All Posts, COVID-19

PIN 20-17-ASC: Temporary Contracts to Increase Bed Capacity Due to Anticipated Surge In COVID-19

PIN_20-17-ASC announces an opportunity for Adult and Senior Care licensees to assist in providing additional beds by entering into contracts to temporarily house COVID-19 positive individuals.

Highlights include:

Preferred facilities are those that are currently empty, have a completely separate structure from any other residents, or contain solely COVID-19 positive residents. Current law does not allow the State to limit the ability of a licensee to include both COVID-19 positive and non-COVID-19 positive residents in the same facility. If the State is unable to locate contracted beds in facilities that would house solely COVID-19 positive residents, the State may contract with other adult and senior care facilities.

Services to be Provided

The contracted licensee will be responsible for providing appropriate housing, staffing, and the required services to meet the individual’s needs while placed in the licensee’s care. The duration of the individual’s stay is currently anticipated to be between 3-30 days. To be eligible for this agreement, if there are any existing residents who are not COVID19 positive in any other parts of the facility, the contracted licensee must physically segregate all individuals placed under this agreement, such as utilizing the entire facility, a separate building, separate floor, or separate wing of the facility. In all cases, the contracted licensee must provide staff that are solely dedicated to the provision of services to the individuals, and under no circumstances allow staff to provide services to, or otherwise interact with, other residents or staff at any facility.

The contractor shall follow and comply with guidance and instructions from the Centers for Disease Control and Prevention (CDC), the California Department of Public Health (CDPH), and its local county health departments regarding COVID-19, including guidance related to appropriate Personal Protective Equipment (PPE). Prior to an individual being placed in, or exiting from, the care of the contracted facility, the needs of the individual will be assessed and coordinated with the individual’s home facility, individual and/or individual’s representative, Ombudsman, and the local health department. CDSS will provide technical assistance for placements. Technical assistance from CDSS will continue throughout the temporary stay and until the resident’s return to their home facility, or alternative arrangements are made. The home facility will hold the resident’s bed for the resident once clearance is obtained from the local health department or the resident’s healthcare provider.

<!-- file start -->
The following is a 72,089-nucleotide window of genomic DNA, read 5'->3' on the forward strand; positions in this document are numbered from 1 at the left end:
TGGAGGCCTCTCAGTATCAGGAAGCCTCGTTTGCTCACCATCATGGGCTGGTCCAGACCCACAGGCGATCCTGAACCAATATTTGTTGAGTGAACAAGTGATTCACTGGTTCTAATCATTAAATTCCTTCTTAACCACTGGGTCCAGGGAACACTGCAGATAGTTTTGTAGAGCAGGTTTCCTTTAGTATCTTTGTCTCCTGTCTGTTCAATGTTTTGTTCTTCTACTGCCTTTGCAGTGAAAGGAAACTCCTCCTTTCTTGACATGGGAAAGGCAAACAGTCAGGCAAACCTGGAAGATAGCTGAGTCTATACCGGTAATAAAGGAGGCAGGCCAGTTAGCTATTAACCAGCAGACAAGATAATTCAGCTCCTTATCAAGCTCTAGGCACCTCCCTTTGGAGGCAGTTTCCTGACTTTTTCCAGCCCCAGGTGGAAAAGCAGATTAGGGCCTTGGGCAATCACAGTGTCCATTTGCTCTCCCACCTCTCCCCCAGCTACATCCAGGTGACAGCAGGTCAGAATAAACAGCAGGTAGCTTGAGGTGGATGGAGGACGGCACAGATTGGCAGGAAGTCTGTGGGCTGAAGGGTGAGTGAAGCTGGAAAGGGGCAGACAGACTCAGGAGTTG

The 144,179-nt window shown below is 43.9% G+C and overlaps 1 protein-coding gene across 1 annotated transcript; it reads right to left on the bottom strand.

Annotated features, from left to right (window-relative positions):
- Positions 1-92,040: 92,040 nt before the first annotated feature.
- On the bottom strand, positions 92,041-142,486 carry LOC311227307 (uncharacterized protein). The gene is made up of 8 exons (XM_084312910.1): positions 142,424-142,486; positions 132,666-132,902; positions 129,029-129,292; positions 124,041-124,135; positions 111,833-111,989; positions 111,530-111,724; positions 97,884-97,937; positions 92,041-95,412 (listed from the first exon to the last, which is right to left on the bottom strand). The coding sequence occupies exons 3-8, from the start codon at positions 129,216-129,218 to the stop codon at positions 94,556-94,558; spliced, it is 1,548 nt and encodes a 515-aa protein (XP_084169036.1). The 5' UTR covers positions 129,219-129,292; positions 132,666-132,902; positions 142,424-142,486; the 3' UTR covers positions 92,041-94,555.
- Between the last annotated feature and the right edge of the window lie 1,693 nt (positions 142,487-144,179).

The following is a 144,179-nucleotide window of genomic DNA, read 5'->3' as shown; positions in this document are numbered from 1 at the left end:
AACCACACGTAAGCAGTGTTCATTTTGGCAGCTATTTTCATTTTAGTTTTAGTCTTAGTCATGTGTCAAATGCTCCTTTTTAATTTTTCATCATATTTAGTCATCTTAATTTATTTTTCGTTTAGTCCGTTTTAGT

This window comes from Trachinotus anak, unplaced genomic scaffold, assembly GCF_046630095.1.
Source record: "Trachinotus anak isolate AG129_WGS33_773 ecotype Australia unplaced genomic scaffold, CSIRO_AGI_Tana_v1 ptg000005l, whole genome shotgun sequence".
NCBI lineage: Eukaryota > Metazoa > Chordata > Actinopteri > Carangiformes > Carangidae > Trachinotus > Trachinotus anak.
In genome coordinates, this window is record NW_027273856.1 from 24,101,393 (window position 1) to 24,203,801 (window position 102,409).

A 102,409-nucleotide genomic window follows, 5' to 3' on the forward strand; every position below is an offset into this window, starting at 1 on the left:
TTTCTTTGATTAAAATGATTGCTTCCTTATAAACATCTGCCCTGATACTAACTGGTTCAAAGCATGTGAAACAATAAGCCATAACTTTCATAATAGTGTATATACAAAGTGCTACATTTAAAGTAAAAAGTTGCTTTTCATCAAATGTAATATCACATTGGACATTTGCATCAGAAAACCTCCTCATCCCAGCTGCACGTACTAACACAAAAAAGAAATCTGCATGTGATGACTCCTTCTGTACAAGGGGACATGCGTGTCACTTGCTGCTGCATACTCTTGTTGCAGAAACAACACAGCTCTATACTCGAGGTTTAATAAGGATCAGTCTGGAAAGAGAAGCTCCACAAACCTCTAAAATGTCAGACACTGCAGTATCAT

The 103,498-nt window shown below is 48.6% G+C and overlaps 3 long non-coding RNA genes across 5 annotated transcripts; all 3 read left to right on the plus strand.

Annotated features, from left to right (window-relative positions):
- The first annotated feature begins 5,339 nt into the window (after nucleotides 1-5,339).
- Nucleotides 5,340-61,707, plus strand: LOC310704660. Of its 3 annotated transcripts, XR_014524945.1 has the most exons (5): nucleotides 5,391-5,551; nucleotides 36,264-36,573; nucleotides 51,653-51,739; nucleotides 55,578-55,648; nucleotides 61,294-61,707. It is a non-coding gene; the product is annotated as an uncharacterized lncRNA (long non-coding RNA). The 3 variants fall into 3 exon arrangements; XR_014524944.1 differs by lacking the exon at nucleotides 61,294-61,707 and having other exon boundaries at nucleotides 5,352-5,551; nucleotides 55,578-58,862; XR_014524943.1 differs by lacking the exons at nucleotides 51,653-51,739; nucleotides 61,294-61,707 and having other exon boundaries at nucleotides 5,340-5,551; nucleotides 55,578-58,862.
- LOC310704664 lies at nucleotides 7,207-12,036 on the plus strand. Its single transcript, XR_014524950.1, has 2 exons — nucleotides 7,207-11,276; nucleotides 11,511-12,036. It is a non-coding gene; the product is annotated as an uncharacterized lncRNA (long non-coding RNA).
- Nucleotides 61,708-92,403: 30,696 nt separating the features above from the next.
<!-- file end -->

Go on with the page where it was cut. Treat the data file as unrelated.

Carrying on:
Reimbursement Rate

CDSS will pay licensees who enter into these contracts (“Contractor”) to temporarily house COVID-19 positive individuals in the following manner:

  • For facilities licensed for six or fewer beds:
    • The Contractor will be paid a daily all-inclusive rate of $1,000 from the date the first resident is placed under a State contract, in recognition of the need to fully staff the facility.
    • The applicable daily rate will continue beyond the initial 15 days so long as residents continue to be placed and remain in the facility under the terms of the State contract.
  • For facilities licensed for more than six beds, please indicate your interest via the survey below and CDSS will contact you. These payment rates do not apply to Adult Residential Facilities for Persons with Special Health Care Needs (ARFPSHNs), Adult Residential Facilities (ARFs), or Adult Day Programs (ADPs), which contract with the California Department of Developmental Services. Those facilities should continue to follow guidelines set forth by the California Department of Developmental Services.

>> Download PIN_20-17-ASC

covid-19
All Posts, COVID-19

More than 500 die In California’s skilled nursing facilities to COVID-19

A substantial number of residents and staff members of skilled nursing facilities (SNFs) in California have become victims of coronavirus COVID-19